Adventures on the wrong side of the camera – Part 2 (script analysis for actors)
Script Analysis for actors (‘What is said about your character’)
For the past couple of weeks I’ve been learning about script analysis for actors. If you’ve not read the previous post in this series – shame on you – I’m taking some acting classes at ITV West, with the aim that a better understanding of acting will make me a better director. Each week I’m learning plenty that then feeds into my approach when working with actors. It’s also proving very useful when it comes to writing my own scripts. Whether you’re an actor, writer or director, there should be something here for you.
Right, back to it. A script for a professional actor doesn’t arrive in the same way, same context every time. If you go for an audition, you might get a paragraph or two of background info about your character and some dialogue to read. If you’re in a play or a film you might have some directors notes and the whole text. Or part of it. Or you might not get any notes at all… Or, or, or….
I had my first audition recently – for a low-budget British film. I got some notes on the character (background, basic relationships etc.) and a couple of pages of dialogue. I then went and sat in a corridor opposite a young woman with a video camera (a casting agent) who was playing my brother in the scene.
I’d like to think I didn’t get a call back because I was the wrong age.
In truth, I didn’t have a clue about approaching a script and breaking it down – not as an actor anyway, and especially not at such short notice. I’m still no expert, but I’ve learned quite a bit since.
We’ve all heard about actors who do enormous amounts of background research to really bring a character to life, or who put themselves physically through processes that imitate (or – if ‘imitate’ offends, ‘re-live’) a character’s experiences. This certainly has the potential to bring interesting depths and textures to a role, but first and foremost an actor needs to know how to get the most out the script itself (and any notes that may accompany it). With quality writing, the script will be full of potential – power-shifts, double-meanings and subtext, juicy dialogue and the space to bring thoughts to life.
There are a few simple ways to start wrangling useful character information out of the script. This time round, I’m focusing on what characters say about each other.
1. What does your character say about themselves?
‘As far back as I can remember, I always wanted to be a gangster’.
When a character describes themselves (their own tastes, memories, fears, loves, personality…) you’ve always got a foundation for an actor to build on. One useful exercise (taken from the ITV West workshops) is to try playing the character as if everything they say about themselves is absolutely true. Equally, you can spin this on its head and play the reverse. Both will bring to light interesting beats in the script – unexpected tensions and reversals of power.
But you don’t stop there. Characters are (or should be) like real people – unreliable, conceited, deceitful, insecure, egotistic. If someone tells you ‘I’m the cleverest person you’ll ever meet’, do you believe them immediately? You ask, ‘why are they saying that? – what does it mean in this context?’. Are they trying to impress, to put a confident face on insecurity, to intimidate?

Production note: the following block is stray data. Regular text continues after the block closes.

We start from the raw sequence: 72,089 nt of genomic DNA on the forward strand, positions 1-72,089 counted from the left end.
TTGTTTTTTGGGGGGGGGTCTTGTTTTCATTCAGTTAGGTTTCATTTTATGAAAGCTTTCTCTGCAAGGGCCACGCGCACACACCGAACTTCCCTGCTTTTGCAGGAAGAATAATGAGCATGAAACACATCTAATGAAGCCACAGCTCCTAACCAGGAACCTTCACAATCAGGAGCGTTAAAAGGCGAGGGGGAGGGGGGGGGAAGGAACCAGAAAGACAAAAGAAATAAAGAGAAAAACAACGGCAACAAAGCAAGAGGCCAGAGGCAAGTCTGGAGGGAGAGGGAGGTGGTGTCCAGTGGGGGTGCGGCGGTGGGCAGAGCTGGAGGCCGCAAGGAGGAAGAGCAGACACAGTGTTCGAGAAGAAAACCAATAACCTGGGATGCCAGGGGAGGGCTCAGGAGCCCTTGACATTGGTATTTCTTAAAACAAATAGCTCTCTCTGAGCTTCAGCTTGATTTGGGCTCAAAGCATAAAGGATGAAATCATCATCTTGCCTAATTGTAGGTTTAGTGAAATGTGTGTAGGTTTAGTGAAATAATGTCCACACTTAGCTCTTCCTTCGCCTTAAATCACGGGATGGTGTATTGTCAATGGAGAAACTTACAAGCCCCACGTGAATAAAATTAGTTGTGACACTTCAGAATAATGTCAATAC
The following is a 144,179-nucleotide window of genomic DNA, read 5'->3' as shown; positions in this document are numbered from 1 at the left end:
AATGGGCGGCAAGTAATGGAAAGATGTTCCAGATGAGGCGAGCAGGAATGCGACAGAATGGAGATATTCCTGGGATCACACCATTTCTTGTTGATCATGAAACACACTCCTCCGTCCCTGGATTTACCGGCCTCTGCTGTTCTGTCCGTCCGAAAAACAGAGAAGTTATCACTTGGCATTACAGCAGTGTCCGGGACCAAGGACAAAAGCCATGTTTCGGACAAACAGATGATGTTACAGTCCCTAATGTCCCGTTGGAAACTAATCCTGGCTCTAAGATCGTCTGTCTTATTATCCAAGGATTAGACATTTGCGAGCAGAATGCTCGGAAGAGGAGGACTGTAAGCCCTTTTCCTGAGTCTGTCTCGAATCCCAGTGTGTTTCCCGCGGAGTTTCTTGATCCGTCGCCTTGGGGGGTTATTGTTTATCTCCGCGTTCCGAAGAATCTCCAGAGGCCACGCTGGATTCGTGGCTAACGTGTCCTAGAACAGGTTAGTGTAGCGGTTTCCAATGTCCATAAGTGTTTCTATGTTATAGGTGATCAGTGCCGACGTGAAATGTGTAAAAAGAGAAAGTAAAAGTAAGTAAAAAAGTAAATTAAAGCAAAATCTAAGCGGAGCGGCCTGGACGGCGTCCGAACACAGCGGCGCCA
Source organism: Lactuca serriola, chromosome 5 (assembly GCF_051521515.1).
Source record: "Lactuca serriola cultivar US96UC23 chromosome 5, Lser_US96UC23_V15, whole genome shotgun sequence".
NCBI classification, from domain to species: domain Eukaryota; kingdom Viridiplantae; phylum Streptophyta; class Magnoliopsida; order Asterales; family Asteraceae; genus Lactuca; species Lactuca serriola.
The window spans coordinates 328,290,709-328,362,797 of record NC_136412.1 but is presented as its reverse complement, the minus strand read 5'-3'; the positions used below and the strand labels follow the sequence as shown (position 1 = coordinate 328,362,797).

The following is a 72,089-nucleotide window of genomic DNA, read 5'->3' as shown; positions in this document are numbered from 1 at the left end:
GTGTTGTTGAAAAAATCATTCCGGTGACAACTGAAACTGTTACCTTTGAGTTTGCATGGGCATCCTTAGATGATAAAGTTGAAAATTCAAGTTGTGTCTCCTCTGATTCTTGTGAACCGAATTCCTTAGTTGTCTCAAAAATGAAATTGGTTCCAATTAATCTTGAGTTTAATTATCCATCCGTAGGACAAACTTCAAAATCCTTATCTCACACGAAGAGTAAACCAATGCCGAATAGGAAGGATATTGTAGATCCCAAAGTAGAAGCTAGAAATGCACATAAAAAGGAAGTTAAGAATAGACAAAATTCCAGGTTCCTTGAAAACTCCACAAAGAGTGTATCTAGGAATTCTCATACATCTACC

From this one simple approach you’ve already got interesting questions flowing about your character. The next stage is to add more depth to your understanding by bringing in other aspects of the script, such as :
2. What do other characters say about your character?
‘He was one of those guys that had that weird light around him. You just knew he wasn’t going to get so much as a scratch here’.
Plenty to go on here. Again, it’s useful to start from a perspective of ‘this is absolutely true’, assume the reverse, then bring a little in-depth contextual analysis into things – who is saying these things? Why? Where are they? Does it conflict with what the character says about themselves?
Playing it as true, the character who’s being described here is one that stands out among other men – he’s got an aura, a presence that marks him out as different. If everyone else is ducking for cover, this guy walks through the middle of things with his head up and not even a flinch…
Of course, my analysis here might be slightly skewed by the fact that I’ve seen the film (Apocalypse Now) and the character (Colonel Kilgore) – who definitely seems to be played as if everything said about him (by others, and himself) is 100% true. This is a man who really does love the smell of napalm in the morning.
It’s your job as an actor (guided, of course, by a collaborative director) to work on elements like these, navigating your way between the different possible outlooks to really bring the character to life.
For a director, these two pointers are a great way to get into some useful discussions with an actor. As a writer, this approach is helping me become more conscious of giving actors something to get their teeth into – simple things that will let them bring their own creativity into the process – rather than spoon-feeding everything. It’s always useful to question – what do my characters actually say about each other? Do they really say anything at all…???
More next time, where we’ll look at context, action, subtext…
This entry was posted on Monday, January 16th, 2012 at 1:47 pm
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